The casing is preferably formed of sheet metal and deformed from regular arc in transverse section, by making a succession of definite longitudinal or axial bends as with a sheet metal workers brake to form a series of successively adjoining longitudinally parallel flat surfaces I6 or narrow panels disposed arcuately and dened by angles or corners I1 which are obtusely angular and the vertex of which is radially outward relative to the axis of the enclosed pipes; or otherwise slightly fluted for the length of the casings as this insures the casings remaining straight or true and eliminates the tendency of the casings to warp and twist as they do if merely bent on a smooth curve.
As heretofore stated, since an arc or circle encloses greater area than other geometric form,
the providing of angles I1 of Fig. l, or corresponding corrugations 5" of Fig. 7, decreases the area filled by the pitch which, when the thermal expansion takes place, tends to restore the arc of a circle, and when the pitch again contracts upon cooling, the metal, due to having been bent beyond its limit of elasticity, seeks to return to its former shape, as so bent or angled. The bends vor angles Il as shown in Fig. 3 and the peaks of the corrugations as shown in Fig. 7 are of greater radial distance from the center of the casing and obviously have greater resistance to radial deformation than the areas therebetween, for the same reason that an angle iron has greater resistance to bending than a fiat strip. Therefore, it is the areas between the angles or ridges which expand and contract.
In making up the assemblage, the pipe or pipes I are first covered with the heat insulation material 2, and which is preferably lengths of the conventional magnesia steam pipe covering put over the pipe in split block sections and held in place as by a canvas wrapping 2 glued or cementled in place, the adjacent ends of the lengths of insulation material being relatively spaced, while at intervals along the pipes bare spaces are preferably provided in which are placed preformed firmer insulating blocks i3 as of asbestos-cement composition around which are spacing band devices 3 which space the interior of the outer cas- Hing about an inch from the outer surface of the f the insulation 2 applied to the pipe between the spaced blocks, but I prefer to make the blocks I8 in sections parted along the horizontal line I8 so that they may be applied after the pipe (or both pipes of Figs. 1 to 4) have been insulated at all other places, and the spacing band device 3 may be wrapped about the two block sections to firmly tie them and the pipes into a handling unit which is then placed into the casing 5 either by slipping the unit in endwise, or springing the casing open (if of the type shown in Figs. 1-4) and inserting it from above.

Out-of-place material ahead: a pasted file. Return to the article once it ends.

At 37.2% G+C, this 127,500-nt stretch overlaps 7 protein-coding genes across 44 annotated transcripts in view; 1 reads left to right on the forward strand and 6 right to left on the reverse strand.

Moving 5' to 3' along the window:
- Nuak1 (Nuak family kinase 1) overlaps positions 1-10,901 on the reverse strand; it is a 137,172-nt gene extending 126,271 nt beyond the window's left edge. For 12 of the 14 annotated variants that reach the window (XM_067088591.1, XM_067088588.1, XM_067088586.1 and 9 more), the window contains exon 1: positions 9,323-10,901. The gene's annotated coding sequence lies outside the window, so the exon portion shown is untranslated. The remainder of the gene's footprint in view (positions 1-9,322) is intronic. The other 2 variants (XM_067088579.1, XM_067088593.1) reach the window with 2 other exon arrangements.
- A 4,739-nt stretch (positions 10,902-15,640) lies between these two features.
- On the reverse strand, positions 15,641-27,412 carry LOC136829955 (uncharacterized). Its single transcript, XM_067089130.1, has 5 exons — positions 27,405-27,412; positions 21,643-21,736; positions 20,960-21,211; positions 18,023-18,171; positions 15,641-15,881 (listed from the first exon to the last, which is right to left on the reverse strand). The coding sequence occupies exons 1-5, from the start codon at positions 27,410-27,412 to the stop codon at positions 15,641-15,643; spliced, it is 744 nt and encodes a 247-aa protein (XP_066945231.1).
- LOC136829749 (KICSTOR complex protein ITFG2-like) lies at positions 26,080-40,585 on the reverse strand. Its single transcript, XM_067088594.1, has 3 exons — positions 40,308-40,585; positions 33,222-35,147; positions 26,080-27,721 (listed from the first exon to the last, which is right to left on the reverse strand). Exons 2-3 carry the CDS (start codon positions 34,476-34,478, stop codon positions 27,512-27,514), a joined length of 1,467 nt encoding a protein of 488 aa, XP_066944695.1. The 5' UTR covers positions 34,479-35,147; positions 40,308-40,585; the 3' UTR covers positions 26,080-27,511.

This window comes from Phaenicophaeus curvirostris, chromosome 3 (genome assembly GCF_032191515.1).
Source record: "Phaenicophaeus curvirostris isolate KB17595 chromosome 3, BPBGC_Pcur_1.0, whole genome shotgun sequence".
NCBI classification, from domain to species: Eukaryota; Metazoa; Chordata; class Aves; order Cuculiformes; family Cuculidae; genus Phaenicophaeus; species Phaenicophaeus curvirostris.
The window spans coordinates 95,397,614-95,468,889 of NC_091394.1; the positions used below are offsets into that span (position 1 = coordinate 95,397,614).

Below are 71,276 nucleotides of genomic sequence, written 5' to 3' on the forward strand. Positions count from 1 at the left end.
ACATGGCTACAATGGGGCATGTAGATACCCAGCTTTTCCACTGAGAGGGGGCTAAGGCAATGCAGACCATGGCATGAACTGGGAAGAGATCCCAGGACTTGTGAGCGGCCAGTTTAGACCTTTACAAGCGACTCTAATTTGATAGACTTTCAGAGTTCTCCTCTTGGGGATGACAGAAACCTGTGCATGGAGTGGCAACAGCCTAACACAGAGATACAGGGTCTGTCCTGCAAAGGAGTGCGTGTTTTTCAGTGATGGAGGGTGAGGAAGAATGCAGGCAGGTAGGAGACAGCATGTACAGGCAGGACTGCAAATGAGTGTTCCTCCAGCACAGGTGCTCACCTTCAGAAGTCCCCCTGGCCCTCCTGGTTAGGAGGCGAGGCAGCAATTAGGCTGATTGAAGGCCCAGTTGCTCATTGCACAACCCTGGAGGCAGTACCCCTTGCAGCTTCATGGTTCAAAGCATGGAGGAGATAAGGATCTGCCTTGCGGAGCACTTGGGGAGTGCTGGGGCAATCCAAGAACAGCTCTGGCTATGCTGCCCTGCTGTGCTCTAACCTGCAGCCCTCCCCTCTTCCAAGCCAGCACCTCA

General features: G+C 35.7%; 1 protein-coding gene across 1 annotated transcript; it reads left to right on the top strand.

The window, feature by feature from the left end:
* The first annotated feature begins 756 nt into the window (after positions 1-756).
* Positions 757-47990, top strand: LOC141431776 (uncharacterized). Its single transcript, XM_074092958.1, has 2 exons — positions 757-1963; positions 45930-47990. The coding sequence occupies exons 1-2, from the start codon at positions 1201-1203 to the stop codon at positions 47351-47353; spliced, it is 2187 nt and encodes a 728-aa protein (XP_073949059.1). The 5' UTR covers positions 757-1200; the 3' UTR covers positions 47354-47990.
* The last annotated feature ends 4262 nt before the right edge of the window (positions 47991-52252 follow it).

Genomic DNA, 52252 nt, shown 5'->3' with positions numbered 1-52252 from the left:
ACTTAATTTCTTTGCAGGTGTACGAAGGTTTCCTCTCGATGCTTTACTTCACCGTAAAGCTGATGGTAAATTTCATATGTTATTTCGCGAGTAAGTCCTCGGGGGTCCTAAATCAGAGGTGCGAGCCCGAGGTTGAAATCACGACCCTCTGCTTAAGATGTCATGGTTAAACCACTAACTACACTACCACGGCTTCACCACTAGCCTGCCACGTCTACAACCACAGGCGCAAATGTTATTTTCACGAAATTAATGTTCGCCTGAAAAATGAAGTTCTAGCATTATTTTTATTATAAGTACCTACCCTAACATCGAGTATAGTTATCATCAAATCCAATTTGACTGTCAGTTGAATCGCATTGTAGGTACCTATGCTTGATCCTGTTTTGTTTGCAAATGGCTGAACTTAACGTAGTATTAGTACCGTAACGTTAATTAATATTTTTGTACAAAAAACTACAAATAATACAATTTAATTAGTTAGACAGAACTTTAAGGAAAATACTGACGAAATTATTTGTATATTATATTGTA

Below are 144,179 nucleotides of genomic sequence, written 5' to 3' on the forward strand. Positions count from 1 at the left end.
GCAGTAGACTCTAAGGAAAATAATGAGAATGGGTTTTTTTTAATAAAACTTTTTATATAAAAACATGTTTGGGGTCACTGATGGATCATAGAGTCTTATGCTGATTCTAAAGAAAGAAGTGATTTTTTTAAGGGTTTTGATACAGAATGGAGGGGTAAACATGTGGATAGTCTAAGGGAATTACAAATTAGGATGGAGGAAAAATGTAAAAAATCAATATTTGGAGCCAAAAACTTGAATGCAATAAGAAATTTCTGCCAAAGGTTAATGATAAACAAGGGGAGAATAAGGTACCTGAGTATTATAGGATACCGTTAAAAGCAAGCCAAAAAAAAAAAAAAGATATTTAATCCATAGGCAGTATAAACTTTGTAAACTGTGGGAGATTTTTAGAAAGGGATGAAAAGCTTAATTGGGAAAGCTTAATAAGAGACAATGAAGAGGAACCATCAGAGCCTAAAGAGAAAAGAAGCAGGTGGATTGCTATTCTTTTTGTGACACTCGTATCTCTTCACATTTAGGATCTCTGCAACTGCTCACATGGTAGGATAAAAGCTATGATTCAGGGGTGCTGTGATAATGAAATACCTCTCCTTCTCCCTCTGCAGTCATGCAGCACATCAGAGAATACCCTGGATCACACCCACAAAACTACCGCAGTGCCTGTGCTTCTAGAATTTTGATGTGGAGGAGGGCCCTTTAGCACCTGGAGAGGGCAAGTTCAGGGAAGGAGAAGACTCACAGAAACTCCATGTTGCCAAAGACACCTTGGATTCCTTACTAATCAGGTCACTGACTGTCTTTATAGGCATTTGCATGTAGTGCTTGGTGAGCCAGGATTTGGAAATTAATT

The spacer band 3 is preferably of metal, although it may be of plastic or other lower heat conducting material, and it may be formed in any numerous ways to provide a band portion 3 having circumferentially spaced outwardly projecting spacing lugs 3 so that the band may be tightly wrapped about the block sections I8 and the ends crimped in place as at I9. As best shown in Fig. 4, the spacing lugs space the outer casing from the insulation body around pipe I, the lugs being circumferentially spaced so that the pitch may flow therebetween longitudinally within the outer casing.
Before pouring in the molten asphalt, the assemblage is preferably placed level within a trough 6-'7 to align the casing and force the slot edges to parallelism so that a few of the cover plates I3 may more easily be applied while leaving suflicient of the slot open for pouring the molten asphalt or other waterproof filler to lill the space between the casing and the thermal insulation.
It is also desirable that the aligning trough be continuous for the full length of the assemblage and be provided with naked steam pipes 20 through which hot steam can be circulated from any suitable source, not shown, so as to keep the entire assemblage hot until the molten pitch is all poured.
Before pouring the pitch, the extreme ends of the casing space are closed either by suitable insulating filler blocks, although preferably by a putty of asbestos ber and/ or magnesia cement composition as has been common Ipractice in the art.
In pouring the molten pitch, particularly if of a normally solid grade of asphalt great trouble has been experienced in obtaining a complete filling of the space, and I have discovered that if the molten mass is poured in several stages, generally three will do, and a few minutes time is given between pourings to permit the previous one to gradually settle into all the interstices and the enmeshed air bells to break and pockets of air to escape, a completely solid ll may be produced, and as has heretofore been almost impossible to obtain.
After the casing is full and no more settling takes place, the stem heat is turned olf, and cooling water may be passed through pipes 23 if desired as well as sprayed over the top from a hose or special spray pipe, to entirely set the asphalt, and after which the entire slot may be closed with the interlocking cover plates and all hammered down in tightly interlocked condition with the casing edges.
Such an oval form of casing as shown in Figs. 1, 3 and 4 may be tightly sealed yet is able at all times to expand and contract to accommodate the requirements of the asphalt as explained previously in this description.